Richard Easton continues to impress as Brian, especially when he starts to lose the plot (the episode title Breakdown makes it fairly obvious what’s going to happen). As his drinking increases, Brian is encouraged to seek psychiatric help. And always around is Merroney, plotting to oust Brian at one point and then (so the others fear) attempting to buy Brian’s shares so he can gain overall control of the company. But as we’ll see, Merroney is no cardboard villain – he may be mainly motivated by self interest but he’s also not without compassion for the stricken Brian.
As Brian, ensconced in a nursing home, retreats into the background, so other plotlines begin to develop. The long-running will they/won’t they relationship between Ted and Jenny is now very much back in “they will” territory and moves forward at a rate of knots. The problem with Mary (Jean Alexander, as good as always) still has to be overcome though, as the icy disdain she feels towards the woman who conducted a long-term affair with her late husband continues to be a fruitful source of drama. Even when Mary and Jenny appear to be on civil terms there’s always the sense that at any moment things could change ….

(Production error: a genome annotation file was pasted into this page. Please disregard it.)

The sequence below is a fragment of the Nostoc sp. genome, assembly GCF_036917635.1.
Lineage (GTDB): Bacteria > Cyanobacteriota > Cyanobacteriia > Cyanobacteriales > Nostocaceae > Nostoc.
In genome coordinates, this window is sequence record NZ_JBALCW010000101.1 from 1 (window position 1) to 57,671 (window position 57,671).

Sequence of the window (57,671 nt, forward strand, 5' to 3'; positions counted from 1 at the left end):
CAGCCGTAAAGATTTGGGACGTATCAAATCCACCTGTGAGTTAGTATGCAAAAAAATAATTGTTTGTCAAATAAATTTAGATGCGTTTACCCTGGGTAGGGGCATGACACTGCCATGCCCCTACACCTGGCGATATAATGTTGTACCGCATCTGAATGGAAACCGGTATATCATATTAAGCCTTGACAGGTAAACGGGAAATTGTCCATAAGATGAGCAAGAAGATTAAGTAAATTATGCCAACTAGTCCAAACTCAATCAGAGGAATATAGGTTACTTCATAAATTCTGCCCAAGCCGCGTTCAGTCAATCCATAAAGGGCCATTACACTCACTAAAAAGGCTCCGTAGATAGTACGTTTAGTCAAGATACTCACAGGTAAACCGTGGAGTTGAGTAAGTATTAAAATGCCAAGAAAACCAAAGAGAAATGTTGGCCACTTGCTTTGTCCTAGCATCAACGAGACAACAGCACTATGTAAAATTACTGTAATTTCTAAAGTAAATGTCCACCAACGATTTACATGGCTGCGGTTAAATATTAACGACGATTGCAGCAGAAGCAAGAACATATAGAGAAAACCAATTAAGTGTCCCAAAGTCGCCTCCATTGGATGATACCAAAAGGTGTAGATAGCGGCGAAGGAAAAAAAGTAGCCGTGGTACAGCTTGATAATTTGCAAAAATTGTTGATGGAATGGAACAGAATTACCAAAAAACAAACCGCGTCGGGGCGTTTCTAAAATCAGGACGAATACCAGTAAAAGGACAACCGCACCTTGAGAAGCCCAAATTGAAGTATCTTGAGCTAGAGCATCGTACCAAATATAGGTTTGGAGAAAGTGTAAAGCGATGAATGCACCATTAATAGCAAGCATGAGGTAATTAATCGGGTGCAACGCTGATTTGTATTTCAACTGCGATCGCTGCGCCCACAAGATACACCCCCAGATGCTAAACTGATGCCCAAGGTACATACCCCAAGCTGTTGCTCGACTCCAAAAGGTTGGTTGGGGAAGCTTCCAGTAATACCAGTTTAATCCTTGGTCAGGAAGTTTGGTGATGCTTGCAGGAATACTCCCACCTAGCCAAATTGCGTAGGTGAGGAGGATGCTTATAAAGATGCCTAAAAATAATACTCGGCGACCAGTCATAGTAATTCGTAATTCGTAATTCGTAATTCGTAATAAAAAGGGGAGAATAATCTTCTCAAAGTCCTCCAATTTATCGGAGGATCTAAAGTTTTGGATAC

Although the departure of both Hilary Tindall and Gabrielle Drake left something of a hole, two new female characters filled the gap nicely. Clare’s divided loyalties (between David and Merroney) generate a good source of drama which plays out as the series progresses whilst Kate O’Mara makes an immediate impression as Jane Maxwell. Debuting in episode six, Flight of Fancy, Jane is the hard-headed director of an air-freight business which Hammonds have an interest in. As a proactive business woman she’s something of a rarity in the world of The Brothers (Jenny might be a board member of Hammonds, but she’s a much more passive character).
Also appearing for the first time in this episode is Mike Pratt as Don Stacey, a hard-drinking pilot. This would be Pratt’s final television role before his death in 1976 at the age of just 45. Don would appear throughout the remainder of series five and the first half of series six. Whilst it’s always a pleasure to see Pratt, it’s rather tempered by how ill and haggard he looks.
Yet again, things conclude in the boardroom (episode thirteen, Warpath) as Merroney continues to scheme although it’s possible that in Jane he’s finally met his match (a decade or so later Baker and O’Mara would once again lock horns, this time in Doctor Who). With Ted under pressure and Brian’s fate still uncertain, things are left nicely poised for the following series to pick up where this one left off.
By now, The Brothers had become a well-oiled machine and series five not only manages to develop the existing characters in a variety of ways but it also develops intriguing new ones as well. It continues to be highly addictive stuff, especially as the Hammonds, Merroney and Jane jostle for power and superiority. But there’s time for more personal stories as well (Jenny’s longing for another child) which ensures that the series isn’t completely boardroom and business based.
The Brothers – Series Five is released by Simply Media on the 27th of March 2017. RRP £29.99.